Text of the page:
Of course I wasn't doing this just to look better. I wanted to get stronger as well. Before the start of P90X there is a fit test that you complete. Then at the end you do the same test to see how much you have improved. Here are the results.

Fit Test Before and After

I found this Google spreadsheet for tracking all of my progress. Here are the results of the fit test
Before I even thought about doing P90X, I had made goals in the new year to do more pull-ups. I was very happy that by the end I was able to double the amount of pull-ups I could do, from 5 to 10. And these are the hardest wide grip pull-ups. Although I haven't tried, I'm sure I could do at least 12 chin-ups (palms facing in).

The most disappointing result were the push-ups. As I was doing them, I couldn't believe I managed to do 34 before P90X. When I got to 30 and started getting tired, I realized I wasn't going to improve that much. Considering the thousands of push-ups I did over the course of the last 3 months, this was a disappointment. But, like anything else, these are just two results and not enough data. Perhaps if I tried again and did them fresh without killing myself on the pull-ups I would have managed more. Who knows. I've decided not to dwell on it.

The biggest improvement though came from the ab exercise. I more than doubled the amount I did from 47 to 100! I was very happy with this because I knew this was a weakness for me. Now I felt like abs were no longer a weak area for me.

Conclusion and Going Forward

Overall I am really happy that I did P90X. Although I didn't love everything about it, and I made some adjustments along the way, it introduced me to a lot of exercises and stretches. It introduced me to yoga which I always wanted to try. And, most importantly, it helped me commit to strength training and accomplish a few of the goals I laid out for myself at the beginning of the year. I didn't know where to begin with strength training and it was nice to just follow a program without having to figure it all out.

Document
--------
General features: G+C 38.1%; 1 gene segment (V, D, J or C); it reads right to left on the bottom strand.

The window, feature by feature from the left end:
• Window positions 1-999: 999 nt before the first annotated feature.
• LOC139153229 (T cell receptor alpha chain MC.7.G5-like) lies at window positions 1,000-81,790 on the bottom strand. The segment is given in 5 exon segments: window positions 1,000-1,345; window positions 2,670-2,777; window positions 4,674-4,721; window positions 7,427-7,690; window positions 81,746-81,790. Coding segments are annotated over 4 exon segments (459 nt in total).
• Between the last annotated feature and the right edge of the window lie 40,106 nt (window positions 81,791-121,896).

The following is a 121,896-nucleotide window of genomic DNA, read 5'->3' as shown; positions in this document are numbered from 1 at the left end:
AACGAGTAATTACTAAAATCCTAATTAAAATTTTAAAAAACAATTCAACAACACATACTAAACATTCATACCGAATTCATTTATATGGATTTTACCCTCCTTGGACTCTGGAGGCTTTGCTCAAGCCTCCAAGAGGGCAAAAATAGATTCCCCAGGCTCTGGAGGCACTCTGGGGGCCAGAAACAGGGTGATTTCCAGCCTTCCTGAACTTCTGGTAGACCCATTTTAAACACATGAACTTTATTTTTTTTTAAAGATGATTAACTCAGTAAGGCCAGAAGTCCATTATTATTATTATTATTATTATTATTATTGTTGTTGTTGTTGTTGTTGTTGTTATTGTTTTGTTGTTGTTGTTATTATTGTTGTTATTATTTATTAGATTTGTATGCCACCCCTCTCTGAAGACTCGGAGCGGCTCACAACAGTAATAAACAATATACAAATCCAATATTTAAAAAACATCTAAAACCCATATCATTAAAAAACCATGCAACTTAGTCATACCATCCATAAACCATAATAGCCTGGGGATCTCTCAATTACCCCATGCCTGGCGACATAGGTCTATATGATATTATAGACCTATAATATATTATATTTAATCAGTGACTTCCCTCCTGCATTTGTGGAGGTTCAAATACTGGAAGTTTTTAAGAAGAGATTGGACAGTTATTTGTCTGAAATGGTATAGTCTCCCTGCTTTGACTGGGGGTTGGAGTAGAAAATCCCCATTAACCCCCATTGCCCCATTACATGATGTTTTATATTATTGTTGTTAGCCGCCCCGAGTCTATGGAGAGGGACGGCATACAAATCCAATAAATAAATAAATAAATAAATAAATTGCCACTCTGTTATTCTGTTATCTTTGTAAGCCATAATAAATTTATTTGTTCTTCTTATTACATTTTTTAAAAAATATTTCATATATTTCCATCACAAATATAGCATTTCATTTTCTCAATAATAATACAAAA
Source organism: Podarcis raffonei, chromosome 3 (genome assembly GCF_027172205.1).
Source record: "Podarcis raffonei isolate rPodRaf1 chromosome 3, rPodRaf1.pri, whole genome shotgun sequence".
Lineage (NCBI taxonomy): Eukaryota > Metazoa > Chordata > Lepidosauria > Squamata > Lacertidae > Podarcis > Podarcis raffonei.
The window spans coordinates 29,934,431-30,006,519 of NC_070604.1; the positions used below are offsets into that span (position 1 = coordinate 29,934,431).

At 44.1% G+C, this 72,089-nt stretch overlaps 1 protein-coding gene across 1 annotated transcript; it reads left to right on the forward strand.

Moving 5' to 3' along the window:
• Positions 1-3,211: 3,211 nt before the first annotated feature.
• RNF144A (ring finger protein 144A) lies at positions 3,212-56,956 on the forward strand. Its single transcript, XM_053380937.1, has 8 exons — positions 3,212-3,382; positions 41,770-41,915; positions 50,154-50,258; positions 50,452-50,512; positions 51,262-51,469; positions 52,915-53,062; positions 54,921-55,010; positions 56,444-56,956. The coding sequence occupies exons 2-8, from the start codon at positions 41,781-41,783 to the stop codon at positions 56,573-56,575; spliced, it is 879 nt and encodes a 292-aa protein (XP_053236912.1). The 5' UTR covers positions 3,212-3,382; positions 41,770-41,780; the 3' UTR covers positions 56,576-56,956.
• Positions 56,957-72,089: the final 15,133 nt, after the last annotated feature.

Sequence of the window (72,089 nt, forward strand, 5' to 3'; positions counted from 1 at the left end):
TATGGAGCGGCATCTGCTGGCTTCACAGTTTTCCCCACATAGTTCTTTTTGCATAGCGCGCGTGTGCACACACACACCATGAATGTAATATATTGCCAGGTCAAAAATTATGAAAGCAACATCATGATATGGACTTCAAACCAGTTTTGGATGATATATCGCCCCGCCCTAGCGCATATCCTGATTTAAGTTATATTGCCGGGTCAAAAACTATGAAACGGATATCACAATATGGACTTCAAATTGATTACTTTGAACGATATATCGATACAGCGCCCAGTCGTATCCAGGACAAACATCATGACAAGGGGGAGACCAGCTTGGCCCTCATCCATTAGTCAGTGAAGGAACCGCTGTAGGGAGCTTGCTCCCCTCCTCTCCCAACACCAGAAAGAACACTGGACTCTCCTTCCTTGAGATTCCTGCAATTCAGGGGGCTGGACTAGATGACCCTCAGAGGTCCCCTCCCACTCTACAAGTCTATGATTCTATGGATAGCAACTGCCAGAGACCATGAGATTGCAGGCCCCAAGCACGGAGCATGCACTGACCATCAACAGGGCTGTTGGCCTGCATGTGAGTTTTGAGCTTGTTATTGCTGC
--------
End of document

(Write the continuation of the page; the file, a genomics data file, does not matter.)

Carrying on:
Now that I went through it and did a bunch of research on my own, I am able to make up my own workout routine. Even though I will not continue with P90X for now, I can see coming back to it at some point in the future. It's been a couple weeks since it ended and as crazy as it sounds I miss Tony's corny jokes and knowing how far along I am in certain workouts when I hear him say certain things. 

Going forward, I already know what I'm going to do next to continue strength training. In fact I've been doing it for over a week already. I won't go into too much detail now because I plan to dedicate an entire post to it once I am further along, but it is pretty much the basic routine from the FAQ that I found in the body weight fitness subreddit. Thanks for reading or skimming, or just skipping to the results. If you're considering giving P90X a try I would say go for it! And let me know what you think.

1 comment:

  1. Dimitri - that's awesome improvement, especially in the abdominal area. My favorite quote in your post (aside from Tony's well-known jokes, which I also found fun to listen to when I did P90x) was: "I have to be honest and say I didn't understand how yoga could be hard." I literally laughed out loud when I read that, having done Vinyasa and Bikram Yoga, and the P90X Yoga as well. The Bikram classes are always 90 minutes, but all the Vinyasa Yoga I've done in the past was only an hour or 45 minutes. So yes, 90 minutes is a long time to do yoga. But I loved it.
    In your "after" photos, you're SO ripped that you even cast a harder/sharper shadow. Wow. :)
    It's so strange how we are both sort of on the same schedule here. My focus on upper body started in December, and then intensified when I ripped my shin open doing metal box jumps. Now with crossfit, I'm really doing a LOT more strength training, and loving it.
    Keep up the great work Dimitri!